What I think I learned last week #47
Stock markets have struggled in October. Want to know why? Here is the reason: So far this quarter, 35% of the 85 reporting S& P 500 companies have missed Wall Street analysts’ sales forecasts, according to FactSet. You can also add rising interest rates to the explanation as three-month US T-bill interest rates rose to a ten year high of 2.33%.
On Tuesday’s big stock drop, the New York Stock Exchange saw 1256 stocks hit 52-week lows with only 21 hitting new highs. Oil joined in the fun, as it also had its biggest one-day drop in 3 months on Tuesday.
On Wednesday’s big stock drop, the S&P 500 and Dow Jones Industrial average erased all of their gains for the year and the Nasdaq went into a correction as it suffered its worst day in seven years by dropping 4.4%.
Most stocks are in a correction, even if the index is not. The S&P 500 has had 353 stocks drop 10% or more from their 52-week highs, and 179 of those have fallen by more than 20%.
In a bad sign for markets, asset management firms have seen their stock prices tumble. Blackrock, the largest asset manager in the world, is down 17% in October. State Street has fallen 19% while T.Rowe Price has dropped 13%.
As if that were not enough, transportation stocks went into a correction, joining banks, an ominous sign for the economy and future market gains.
France’s CAC closed at the lowest level in more than a year while Italian shares hit 1½ year lows and Spanish shares ended at their weakest level since late 2016.
It was so bad in the markets that even marijuana stocks stumbled, falling the most in two years.
The good news is that sudden stock market selloffs rarely become bear markets. Violent drops like the one in October usually see a recovery within six months and a rally within one year.
Tough time in Toyland as Hasbro reported a 12% drop in sales, resulting in a 9% drop in its stock price.
No candy for the children either as Hershey’s stock price fell 6% after reporting a sharp slide in profit margins due to higher shipping costs.
Hold the line: AT&T missed expectations and saw its stock price also drop 6%.
French carmaker Renault saw its shares drop sharply as revenue fell by 6%, more than expected. While emerging markets were the big problem, Renault also issued warnings over key European markets, including Germany, Britain and Italy.
Ryanair, Europe’s largest budget carrier, suffered another profit drop, its third straight quarterly earnings decline. Encouragingly (not), the CEO predicted that many airlines would struggle to operate. He said, “You will see more failures this winter as we enter what is probably a four-five year downturn in the industry.”
It was a difficult week for beer. The world’s largest brewer, Anheuser-Busch InBev reported weak profits and slower sales, resulting in it cutting its dividend in half and the stock price dropping 11%. One of the hottest summers on record and a World Cup and the world’s largest brewer can’t sell beer?
Continuing the theme of a bad week for beer, it was a difficult time for beer in Iceland. Last week, US military troops landed in Iceland ahead of the start of the largest NATO military exercise since the Cold War. Local media estimate that 6,000 and 7,000 US military personnel deployed “overwhelming force” against Iceland’s beer supplies.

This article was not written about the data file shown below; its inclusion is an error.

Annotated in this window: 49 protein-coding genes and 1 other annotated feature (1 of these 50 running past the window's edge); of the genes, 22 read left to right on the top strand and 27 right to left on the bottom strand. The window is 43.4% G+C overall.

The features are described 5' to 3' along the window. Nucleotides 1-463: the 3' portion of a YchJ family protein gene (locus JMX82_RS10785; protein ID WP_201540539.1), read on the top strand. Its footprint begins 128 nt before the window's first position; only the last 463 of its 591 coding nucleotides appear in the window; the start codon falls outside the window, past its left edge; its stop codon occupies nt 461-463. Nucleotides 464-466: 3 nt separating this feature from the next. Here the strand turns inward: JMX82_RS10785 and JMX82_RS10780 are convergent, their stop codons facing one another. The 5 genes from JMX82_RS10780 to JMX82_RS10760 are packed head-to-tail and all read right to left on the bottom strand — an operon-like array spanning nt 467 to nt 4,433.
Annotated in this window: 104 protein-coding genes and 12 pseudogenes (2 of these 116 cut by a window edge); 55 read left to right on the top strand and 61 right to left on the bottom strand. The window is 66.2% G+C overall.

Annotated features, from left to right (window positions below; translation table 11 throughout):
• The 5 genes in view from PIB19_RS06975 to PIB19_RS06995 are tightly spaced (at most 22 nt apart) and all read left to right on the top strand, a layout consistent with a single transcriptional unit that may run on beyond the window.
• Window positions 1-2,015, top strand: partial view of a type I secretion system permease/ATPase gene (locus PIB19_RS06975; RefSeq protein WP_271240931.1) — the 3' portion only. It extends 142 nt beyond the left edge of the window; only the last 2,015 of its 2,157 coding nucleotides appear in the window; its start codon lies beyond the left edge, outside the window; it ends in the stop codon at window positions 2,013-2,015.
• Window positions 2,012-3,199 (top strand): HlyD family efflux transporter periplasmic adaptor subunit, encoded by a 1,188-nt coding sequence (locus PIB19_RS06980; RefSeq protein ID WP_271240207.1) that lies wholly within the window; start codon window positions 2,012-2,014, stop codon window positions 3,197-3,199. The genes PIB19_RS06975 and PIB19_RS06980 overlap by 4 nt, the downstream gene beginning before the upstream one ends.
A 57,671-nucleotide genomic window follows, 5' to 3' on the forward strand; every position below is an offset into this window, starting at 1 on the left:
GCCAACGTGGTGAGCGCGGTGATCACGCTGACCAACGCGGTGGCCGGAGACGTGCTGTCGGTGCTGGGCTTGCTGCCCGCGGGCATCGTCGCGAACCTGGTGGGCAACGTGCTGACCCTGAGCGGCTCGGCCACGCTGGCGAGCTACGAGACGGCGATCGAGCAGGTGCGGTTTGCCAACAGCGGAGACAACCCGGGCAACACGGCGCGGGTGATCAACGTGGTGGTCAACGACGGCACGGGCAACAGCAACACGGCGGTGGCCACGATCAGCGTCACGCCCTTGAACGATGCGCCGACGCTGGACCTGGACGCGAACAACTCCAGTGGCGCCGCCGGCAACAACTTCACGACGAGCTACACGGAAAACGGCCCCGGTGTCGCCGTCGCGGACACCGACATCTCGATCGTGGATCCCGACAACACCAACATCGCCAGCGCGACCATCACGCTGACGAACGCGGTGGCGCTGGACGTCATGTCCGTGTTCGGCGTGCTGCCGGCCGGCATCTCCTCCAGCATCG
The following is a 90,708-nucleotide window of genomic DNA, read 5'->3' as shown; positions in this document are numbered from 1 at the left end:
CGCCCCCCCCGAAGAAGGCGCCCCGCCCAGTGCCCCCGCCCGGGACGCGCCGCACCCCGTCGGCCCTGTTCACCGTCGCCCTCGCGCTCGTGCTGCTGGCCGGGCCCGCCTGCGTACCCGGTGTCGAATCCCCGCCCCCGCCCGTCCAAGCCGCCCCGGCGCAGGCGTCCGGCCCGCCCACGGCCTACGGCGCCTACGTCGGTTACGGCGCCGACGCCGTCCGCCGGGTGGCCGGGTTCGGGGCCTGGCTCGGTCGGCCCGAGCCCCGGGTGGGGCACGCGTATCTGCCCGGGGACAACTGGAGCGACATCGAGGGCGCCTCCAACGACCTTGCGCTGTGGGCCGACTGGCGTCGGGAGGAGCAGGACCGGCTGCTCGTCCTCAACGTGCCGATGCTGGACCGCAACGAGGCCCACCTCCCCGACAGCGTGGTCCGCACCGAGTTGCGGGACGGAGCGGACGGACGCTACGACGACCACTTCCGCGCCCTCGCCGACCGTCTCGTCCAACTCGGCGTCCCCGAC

Also having a bad time in the NATO exercise were Dutch soldiers sent to Norway. Their government forgot that it is kind of cold in Norway in November and did not have any warm clothing for them. Instead they gave the soldiers some money to go buy their own clothes. That is military preparedness!
It was a difficult week for semiconductors. Austrian chipmaker and Apple supplier AMS had it biggest drop in over a decade on Tuesday when shares plummeted 32% on a proit miss. Texas Instruments reported below-expected sales and provided a disappointing forecast, causing the biggest slump in its stock price since January. Fellow chip maker AMD forecasted that the next quarter’s revenues would be below estimates due to crumbling crypto mining demand and saw its stock plummet. Intel, however, did report good numbers, as did Xilinx.
Amazon reported huge third quarter earnings, but its revenue and fourth quarter guidance left investors uninspired and the stock dropped more than 7%.
Visa put a charge in its stock price by topping profit estimates and giving a solid outlook on consumer spending.
Microsoft grew its revenues by 19%. Not bad for a company that did $29 billion in revenue. This quarter. Microsoft passed Amazon to become the 2nd largest company, by market capitalization, in the world.
McDonald’s put an earnings beat on the menu and its stock jumped 6%.
South Africa slashed its growth forecasts in half, lowering its expected 2018 growth from 1.5% to 0.7%.
The initial GDP reading for the US showed a solid 3.5% growth rate.
Trump continued to attack his Federal Reserve Chairman, saying Jerome Powell threatened the US economy and appeared to enjoy raising interest rates. Trump described his push for growth as a competition with former President Obama’s record, saying that economic growth under Obama was skewed because of low-interest rates.
Former Fed Chair Janet Yellen, in a Financial Times interview, stressed her concern about deteriorating corporate loan standards, especially the loosening standards in the $1.3 trillion market for leveraged loans.
Finally, congratulations go out to US Treasury Secretary Steve Mnuchin as he is going to set the record for selling the most US government debt by any Secretary of the Treasury. The previous high for the refunding sales was set nine years ago during the financial crisis by then-Treasury Secretary Tim Geithner. Way to go!
And that’s what I think I learned last week.